Updated on 28 January, 2020
The Union Government has invited bids for 100% stake sale in Air India and the transfer of management control to the private sector. This is the second attempt in the past two years by the Govt for disinvestment in the National Carrier.
Limitations of the previous deal:
- Only 76% of Govt’s stake was up for sale.
- No transfer of Management Control to the buyer.
- The heavy debt burden of Rs 60000 crore was to be borne by the prospective buyers( the Govt was willing to hive off debt worth Rs 29000 crore only).
Key terms in the new deal
- the Government is selling its entire 100% stake in Air India and in low-cost airline Air India Express and its entire 50 % shareholding in the Joint Venture AISATS (rest 50% is with Singapore Airlines)
- The debt liability for the prospective buyer has also been significantly reduced. The debt to be borne by the buyer will be Rs 23286 crore while the Govt will bear a debt of Rs 36674 crore.
- Entire management control will also be transferred to the successful bidder.
- A Special Purpose Vehicle (SPV), Air India Asset Holding Ltd, will be created to take over the remaining liabilities worth Rs 56334 crore and certain assets.
- The net worth criteria for bidding have also been kept low at Rs 3500 crore.
- The buyer has to retain the existing employees for a certain lock-in period.
- Founded in 1932 as Tata Airlines, it commenced operations as a public limited company under the name ‘Air India’ in 1946
- Currently, it has a market share of 12 % domestic and international passenger traffic.
- It has a fleet size of 146 operational aircraft and assets worth over Rs 52000 crore.
- The buyer will get a fleet of 146 aircraft, 56 % of which are owned by Air India while the rest are on lease.
- They will also benefit from as much as 50 % of the International market share held by Indian airlines and also by 4400 airport slots that the airline holds in the domestic aviation market and 3300 slots in the international market.
- The networking capital is zero, which means that the Maharaja’s current assets are equal to its current liabilities. This means the buyer will effectively inherit zero liabilities.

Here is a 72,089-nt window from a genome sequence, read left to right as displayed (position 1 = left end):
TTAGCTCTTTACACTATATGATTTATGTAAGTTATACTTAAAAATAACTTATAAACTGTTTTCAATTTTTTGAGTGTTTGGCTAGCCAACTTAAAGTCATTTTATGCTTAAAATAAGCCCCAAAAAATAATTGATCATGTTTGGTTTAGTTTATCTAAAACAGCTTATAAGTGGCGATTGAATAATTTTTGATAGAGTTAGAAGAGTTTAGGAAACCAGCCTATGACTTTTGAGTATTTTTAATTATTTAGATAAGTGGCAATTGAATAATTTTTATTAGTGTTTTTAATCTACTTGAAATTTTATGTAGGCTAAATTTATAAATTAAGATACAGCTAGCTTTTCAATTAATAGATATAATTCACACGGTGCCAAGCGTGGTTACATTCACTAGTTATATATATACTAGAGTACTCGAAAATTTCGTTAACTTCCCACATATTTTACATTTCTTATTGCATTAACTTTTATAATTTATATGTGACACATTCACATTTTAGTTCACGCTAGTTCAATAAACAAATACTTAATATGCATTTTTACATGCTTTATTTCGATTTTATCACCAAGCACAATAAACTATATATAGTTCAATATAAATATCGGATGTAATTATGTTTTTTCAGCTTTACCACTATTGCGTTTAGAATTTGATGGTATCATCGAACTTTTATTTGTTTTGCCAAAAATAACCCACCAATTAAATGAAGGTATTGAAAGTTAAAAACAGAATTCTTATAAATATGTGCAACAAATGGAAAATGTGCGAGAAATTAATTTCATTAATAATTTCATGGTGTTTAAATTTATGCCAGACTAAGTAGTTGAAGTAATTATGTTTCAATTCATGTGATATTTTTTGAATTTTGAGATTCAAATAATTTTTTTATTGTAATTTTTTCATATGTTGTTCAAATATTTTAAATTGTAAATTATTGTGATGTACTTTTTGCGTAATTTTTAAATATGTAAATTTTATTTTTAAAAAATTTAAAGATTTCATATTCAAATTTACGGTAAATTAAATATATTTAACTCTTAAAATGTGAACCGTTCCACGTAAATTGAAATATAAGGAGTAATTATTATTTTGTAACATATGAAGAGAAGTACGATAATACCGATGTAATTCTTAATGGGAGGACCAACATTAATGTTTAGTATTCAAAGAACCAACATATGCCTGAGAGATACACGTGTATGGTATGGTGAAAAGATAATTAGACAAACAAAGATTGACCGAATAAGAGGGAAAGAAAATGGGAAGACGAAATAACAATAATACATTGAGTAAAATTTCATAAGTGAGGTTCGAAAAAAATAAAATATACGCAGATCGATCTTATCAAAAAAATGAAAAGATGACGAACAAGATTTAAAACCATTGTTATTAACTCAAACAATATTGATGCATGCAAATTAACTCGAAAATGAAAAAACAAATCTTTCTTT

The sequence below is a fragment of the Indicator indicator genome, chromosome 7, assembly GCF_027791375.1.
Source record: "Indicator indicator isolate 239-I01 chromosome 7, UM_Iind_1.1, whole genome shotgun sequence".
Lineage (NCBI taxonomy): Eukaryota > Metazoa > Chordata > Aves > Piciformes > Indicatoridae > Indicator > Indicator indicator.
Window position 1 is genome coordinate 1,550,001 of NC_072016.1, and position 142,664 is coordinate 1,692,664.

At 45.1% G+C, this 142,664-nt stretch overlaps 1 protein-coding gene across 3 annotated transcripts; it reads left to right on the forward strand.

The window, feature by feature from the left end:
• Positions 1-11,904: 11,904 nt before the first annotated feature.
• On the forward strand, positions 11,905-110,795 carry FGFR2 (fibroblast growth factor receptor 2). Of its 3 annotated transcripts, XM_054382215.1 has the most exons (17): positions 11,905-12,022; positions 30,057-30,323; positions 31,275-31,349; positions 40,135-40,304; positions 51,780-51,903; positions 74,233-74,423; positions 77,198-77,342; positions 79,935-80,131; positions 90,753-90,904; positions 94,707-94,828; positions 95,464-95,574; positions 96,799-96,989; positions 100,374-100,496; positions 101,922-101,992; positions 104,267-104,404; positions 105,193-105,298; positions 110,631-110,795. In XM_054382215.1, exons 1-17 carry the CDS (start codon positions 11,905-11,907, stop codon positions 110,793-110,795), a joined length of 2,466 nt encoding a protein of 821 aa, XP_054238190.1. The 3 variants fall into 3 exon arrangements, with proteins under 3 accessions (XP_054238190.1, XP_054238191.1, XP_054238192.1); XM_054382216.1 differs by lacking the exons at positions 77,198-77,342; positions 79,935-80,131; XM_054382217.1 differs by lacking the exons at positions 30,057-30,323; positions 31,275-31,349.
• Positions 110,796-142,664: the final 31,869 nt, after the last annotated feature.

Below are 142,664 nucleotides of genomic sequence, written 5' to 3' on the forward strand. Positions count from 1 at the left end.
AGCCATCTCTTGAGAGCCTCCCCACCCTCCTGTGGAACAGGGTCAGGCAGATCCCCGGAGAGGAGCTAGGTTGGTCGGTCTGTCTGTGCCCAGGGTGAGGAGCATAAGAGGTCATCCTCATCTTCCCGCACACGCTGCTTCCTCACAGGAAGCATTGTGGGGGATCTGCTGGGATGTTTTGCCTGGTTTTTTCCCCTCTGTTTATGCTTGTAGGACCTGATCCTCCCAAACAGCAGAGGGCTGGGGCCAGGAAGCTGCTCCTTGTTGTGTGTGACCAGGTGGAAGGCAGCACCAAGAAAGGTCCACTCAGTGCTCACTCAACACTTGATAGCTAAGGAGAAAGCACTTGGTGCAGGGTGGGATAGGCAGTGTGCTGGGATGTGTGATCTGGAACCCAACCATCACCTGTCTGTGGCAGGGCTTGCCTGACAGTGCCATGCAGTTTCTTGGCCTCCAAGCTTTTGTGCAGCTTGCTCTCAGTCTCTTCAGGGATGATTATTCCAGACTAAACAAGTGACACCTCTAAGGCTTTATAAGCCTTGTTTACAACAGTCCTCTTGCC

- The buyer will also get the expertise of its staff including pilots and cabin crew with deep technical and operational knowledge, along with the airline’s brand as well as the famous “Maharaja” and “Flying swan” logos.
- The transfer of Air India into private hands may translate into better efficiency and sound management. The ensuing market forces may provide cheaper travel for the passengers.
- The Govt’s move towards privatization, if successful, would mean taxpayer’s money will no longer be used to keep Air India afloat, despite making losses on a monumental scale. The Govt can channelize these funds on its social development agenda.
- This is being touted as the single biggest write-off by the Government, signaling a bold reform and firm determination towards privatization and economic efficiency.
- Any private or public limited company, a corporate body and a fund with a net value of Rs 3,500 crore will be eligible to bid. This means many potential buyers.
- The Govt has stuck to its FDI policy of allowing a foreign Airline to buy only up to 49% stake in Air India. Thus, substantial ownership and control will still remain with an Indian company.
- The recent push for privatization is a welcome sign but the Government must ensure that it does not end up undervaluing Air India in a haste to sell it off, as happened in the case of VSNL’s sale to Tata.
- The Govt shall also be cautious about the fate of 9617 employees of Air India. The Agreement shall ensure the welfare of these employees in addition to providing for them certain social security cover.
- The Govt’s liability worth Rs 56334 crore & certain assets will be parked with an Asset Holding Company, Air India Assets Holding Ltd. The SPV must be managed prudently so as to ensure the least further losses to the Government.
- The Government shall also have a definite disinvestment framework which shall be announced at the beginning of the financial year. Currently, the Govt only announces its annual disinvestment targets and skips the modalities and targeted PSUs which will be up for grabs.